A “one size fits all” strategy will not work. We will need to manage international engagement, critical infrastructure regulation, and economic stability all at the same time. Progress faces significant obstacles. There are legitimate concerns over civil liberties. There are strong business interests in avoiding regulation. And there are the tattered remnants of a vision of cyberspace as some kind of utopian frontier. Governance is a central issue for each of these. Governance is the process for creating rules, resolving disputes, and ensuring compliance. Our beliefs about the nature of cyberspace have downplayed the role of formal governance and now we are paying the price. Changing this, as we did for steamboats, cars and airplanes, is part of the long-term process to adjust to new environment created by technological change.
This bill contains many of the essential elements of the new approach we need. A comprehensive national strategy that considers all aspects of national security and puts forward along term vision for cyberspace is an essential starting point for making this new infrastructure secure. It will be essential, of course, to avoid merely repeating the formulas of 1998 or 2003 in a new strategy. We’ve heard repeatedly that there is a shortfall of individuals with the requisite skills for cybersecurity. The scholarships, competitions and workforce plans outlined in this bill would go a long way to repair this. The legal review and the intelligence assessment are long overdue. The call for the creations of a response and restoration developed with the private sector that the president could implement in a crisis is crucial for national defense.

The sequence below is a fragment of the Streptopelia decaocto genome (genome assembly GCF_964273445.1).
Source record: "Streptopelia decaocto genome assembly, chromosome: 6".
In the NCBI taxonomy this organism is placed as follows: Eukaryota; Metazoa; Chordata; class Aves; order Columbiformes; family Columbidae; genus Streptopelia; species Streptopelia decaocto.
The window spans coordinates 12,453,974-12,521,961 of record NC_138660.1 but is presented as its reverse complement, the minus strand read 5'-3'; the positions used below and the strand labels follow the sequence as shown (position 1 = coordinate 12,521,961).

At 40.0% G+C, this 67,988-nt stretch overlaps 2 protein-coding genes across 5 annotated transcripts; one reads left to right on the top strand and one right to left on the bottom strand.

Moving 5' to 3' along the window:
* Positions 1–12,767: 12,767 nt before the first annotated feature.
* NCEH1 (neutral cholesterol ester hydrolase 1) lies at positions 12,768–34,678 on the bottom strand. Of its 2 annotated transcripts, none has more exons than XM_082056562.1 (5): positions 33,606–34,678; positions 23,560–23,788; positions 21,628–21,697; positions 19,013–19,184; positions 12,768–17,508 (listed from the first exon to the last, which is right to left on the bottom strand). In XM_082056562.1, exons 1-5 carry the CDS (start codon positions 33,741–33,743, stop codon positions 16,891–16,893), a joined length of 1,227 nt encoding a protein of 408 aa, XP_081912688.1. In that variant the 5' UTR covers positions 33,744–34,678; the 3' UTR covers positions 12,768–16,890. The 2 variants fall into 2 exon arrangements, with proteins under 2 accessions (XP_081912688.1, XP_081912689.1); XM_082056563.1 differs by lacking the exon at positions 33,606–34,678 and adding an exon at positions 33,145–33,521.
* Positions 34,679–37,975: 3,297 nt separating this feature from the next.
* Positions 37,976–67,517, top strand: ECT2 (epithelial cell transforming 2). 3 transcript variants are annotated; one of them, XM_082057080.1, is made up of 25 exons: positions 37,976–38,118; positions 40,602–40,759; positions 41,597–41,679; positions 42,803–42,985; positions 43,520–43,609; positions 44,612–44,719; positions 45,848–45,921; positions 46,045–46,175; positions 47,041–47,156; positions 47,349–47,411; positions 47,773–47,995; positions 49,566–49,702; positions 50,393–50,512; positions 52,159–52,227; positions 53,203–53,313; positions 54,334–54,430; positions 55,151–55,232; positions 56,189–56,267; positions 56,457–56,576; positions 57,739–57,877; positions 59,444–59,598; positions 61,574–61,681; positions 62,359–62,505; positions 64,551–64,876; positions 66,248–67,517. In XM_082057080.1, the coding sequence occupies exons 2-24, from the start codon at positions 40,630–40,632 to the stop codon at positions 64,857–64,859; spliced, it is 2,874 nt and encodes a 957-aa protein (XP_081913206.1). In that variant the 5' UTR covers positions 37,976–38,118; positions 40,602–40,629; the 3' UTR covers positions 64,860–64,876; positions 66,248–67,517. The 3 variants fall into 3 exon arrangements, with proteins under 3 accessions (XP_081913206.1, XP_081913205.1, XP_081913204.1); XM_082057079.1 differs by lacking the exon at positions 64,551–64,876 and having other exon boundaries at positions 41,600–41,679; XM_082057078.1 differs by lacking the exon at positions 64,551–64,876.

As with any major piece of legislation, there will be considerable criticism. Some of this criticism is ideological, some reflects self-interest, and some is the result of a healthy skepticism as to our ability to carry out some of the ambitious measures contained in the bill. There was initially concern that emphasizing the authorities the President already has to intervene in network operations during a crisis would somehow give the ability to shut off the internet. This stemmed mainly from an inaccurate reading of the bill and perhaps from the desire to preserve the notion of cyberspace as an untrammeled commons where government has little or no role. Frankly, efforts to deny the President adequate authority in a crisis are like expressing a preference for Katrina-like disaster management. I hope we can do better.